COMMONWEALTH v. Queshon IVY.
The defendant challenges his conviction for assault and battery upon his then girlfriend. G.L. c. 265, § 13A.1 The defendant's appellate claims concern: (1) the admission as excited utterances of the complainant's statements to a police officer describing the assault; (2) that the admission of the victim's out-of-court identification as within the excited utterance evidence violated the defendant's confrontation rights-an issue of first impression; (3) the exclusion of impeachment evidence concerning the nonappearing declarant-victim's prior conviction; (4) impermissible burden shifting in the Commonwealth's cross-examination of the defendant concerning his failure to produce certain documents; and (5) the trial judge's failure to give an absent witness instruction.
1. Factual background. The trial evidence may be summarized thusly. On the morning of February 17, 1999, Officer Lisa Venus, responding to a radio bulletin, proceeded to the emergency room at the New England Medical Center, where the victim was being treated. The victim was curled up in a fetal position and whimpering. Her right eye was red and swollen. She appeared frightened and “exhaust[ed] from the crying.” The victim described the defendant's assault upon her to the officer.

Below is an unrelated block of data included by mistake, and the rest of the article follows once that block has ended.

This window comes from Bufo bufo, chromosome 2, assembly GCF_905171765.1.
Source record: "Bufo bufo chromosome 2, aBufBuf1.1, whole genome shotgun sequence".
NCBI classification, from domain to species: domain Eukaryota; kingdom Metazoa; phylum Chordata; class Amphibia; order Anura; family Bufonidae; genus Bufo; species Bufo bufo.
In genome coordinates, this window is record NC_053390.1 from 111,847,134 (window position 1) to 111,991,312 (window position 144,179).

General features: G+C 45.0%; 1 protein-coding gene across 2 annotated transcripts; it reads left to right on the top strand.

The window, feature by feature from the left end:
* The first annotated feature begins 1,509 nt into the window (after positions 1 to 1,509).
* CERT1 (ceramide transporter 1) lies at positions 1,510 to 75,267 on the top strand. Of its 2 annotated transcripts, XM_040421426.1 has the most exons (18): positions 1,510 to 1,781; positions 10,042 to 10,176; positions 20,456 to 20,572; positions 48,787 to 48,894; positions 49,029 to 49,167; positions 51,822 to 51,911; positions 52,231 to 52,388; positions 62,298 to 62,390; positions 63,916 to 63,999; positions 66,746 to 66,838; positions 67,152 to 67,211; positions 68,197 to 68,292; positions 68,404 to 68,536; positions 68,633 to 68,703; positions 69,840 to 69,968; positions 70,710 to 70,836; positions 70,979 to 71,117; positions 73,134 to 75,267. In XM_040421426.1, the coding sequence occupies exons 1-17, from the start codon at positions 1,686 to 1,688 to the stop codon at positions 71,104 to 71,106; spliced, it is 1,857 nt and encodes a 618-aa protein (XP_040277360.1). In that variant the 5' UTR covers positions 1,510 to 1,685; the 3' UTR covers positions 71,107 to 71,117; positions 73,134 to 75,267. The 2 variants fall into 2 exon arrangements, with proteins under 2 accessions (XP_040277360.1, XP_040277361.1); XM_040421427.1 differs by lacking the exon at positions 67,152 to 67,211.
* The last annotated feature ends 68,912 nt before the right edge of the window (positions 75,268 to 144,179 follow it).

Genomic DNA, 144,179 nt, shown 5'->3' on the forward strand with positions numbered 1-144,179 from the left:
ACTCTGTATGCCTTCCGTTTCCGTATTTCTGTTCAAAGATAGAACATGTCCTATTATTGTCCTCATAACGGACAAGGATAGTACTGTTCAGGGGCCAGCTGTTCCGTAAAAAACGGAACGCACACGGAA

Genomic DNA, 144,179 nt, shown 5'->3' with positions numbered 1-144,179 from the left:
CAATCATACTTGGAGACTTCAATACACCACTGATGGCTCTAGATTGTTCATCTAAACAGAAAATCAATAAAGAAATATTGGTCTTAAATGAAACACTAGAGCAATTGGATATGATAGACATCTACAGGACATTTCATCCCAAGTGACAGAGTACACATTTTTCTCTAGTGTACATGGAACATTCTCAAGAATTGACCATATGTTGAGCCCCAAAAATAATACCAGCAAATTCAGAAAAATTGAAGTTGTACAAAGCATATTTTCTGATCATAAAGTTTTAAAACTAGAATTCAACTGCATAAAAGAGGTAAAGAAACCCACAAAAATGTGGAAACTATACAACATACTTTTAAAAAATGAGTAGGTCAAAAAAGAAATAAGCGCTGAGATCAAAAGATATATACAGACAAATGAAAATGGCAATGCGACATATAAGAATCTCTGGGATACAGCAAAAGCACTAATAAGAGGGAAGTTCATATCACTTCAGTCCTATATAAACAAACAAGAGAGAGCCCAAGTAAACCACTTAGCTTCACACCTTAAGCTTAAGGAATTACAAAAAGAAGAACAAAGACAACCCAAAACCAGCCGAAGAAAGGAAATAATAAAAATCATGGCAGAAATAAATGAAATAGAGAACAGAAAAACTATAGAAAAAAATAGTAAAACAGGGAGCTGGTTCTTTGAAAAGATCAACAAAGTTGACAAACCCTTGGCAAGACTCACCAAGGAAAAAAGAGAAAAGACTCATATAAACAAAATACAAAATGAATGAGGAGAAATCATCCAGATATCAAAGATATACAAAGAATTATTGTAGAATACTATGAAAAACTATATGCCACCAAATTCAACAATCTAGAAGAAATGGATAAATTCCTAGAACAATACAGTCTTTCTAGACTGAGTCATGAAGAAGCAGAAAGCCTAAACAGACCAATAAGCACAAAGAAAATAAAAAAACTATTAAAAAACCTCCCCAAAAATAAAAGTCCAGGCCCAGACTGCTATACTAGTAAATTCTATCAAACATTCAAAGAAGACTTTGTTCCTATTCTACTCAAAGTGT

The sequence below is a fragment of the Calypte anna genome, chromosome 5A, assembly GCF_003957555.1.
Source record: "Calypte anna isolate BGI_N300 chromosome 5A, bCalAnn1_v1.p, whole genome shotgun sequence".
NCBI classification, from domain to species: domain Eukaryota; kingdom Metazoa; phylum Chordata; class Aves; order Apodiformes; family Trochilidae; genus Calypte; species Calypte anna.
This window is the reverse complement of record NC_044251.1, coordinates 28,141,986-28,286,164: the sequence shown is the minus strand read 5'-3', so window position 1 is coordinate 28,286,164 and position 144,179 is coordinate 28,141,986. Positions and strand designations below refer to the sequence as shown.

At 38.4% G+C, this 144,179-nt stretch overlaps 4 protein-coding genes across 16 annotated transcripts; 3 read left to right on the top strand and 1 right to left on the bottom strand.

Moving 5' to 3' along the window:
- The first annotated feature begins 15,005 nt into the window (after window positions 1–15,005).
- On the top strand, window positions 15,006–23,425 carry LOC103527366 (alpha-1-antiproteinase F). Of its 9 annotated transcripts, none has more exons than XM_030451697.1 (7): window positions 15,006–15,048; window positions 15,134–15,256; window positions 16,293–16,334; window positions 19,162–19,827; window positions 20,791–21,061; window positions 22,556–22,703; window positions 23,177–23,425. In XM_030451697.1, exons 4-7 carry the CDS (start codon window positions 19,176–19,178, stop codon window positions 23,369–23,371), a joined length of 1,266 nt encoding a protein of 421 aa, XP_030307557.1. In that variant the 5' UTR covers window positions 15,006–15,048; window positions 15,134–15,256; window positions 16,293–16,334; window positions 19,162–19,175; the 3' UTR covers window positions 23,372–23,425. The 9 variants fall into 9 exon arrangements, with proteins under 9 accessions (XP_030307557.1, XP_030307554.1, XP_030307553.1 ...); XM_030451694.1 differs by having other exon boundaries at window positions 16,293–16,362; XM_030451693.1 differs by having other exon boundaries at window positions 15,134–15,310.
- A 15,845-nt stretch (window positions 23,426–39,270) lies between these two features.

The victim did not appear at trial, and her statements to Officer Venus at the hospital, admitted as excited utterances, provided the following evidence of the assault and the extrajudicial identification of the defendant.2
Officer Venus testified that the victim identified the defendant by name, stating that her boyfriend, Queshon Ivy, had beaten her. When the officer asked the victim to describe her boyfriend, the victim displayed a picture taken from her wallet and said the man in the photograph with her was Queshon Ivy. She related how the defendant had punched her in the face and stomach, and then had kicked her in the stomach. The victim was three months pregnant.3 The beating occurred during the evening of February 16, but she could not leave the apartment until early the next morning, when the defendant went out. Later that morning, she went to the hospital.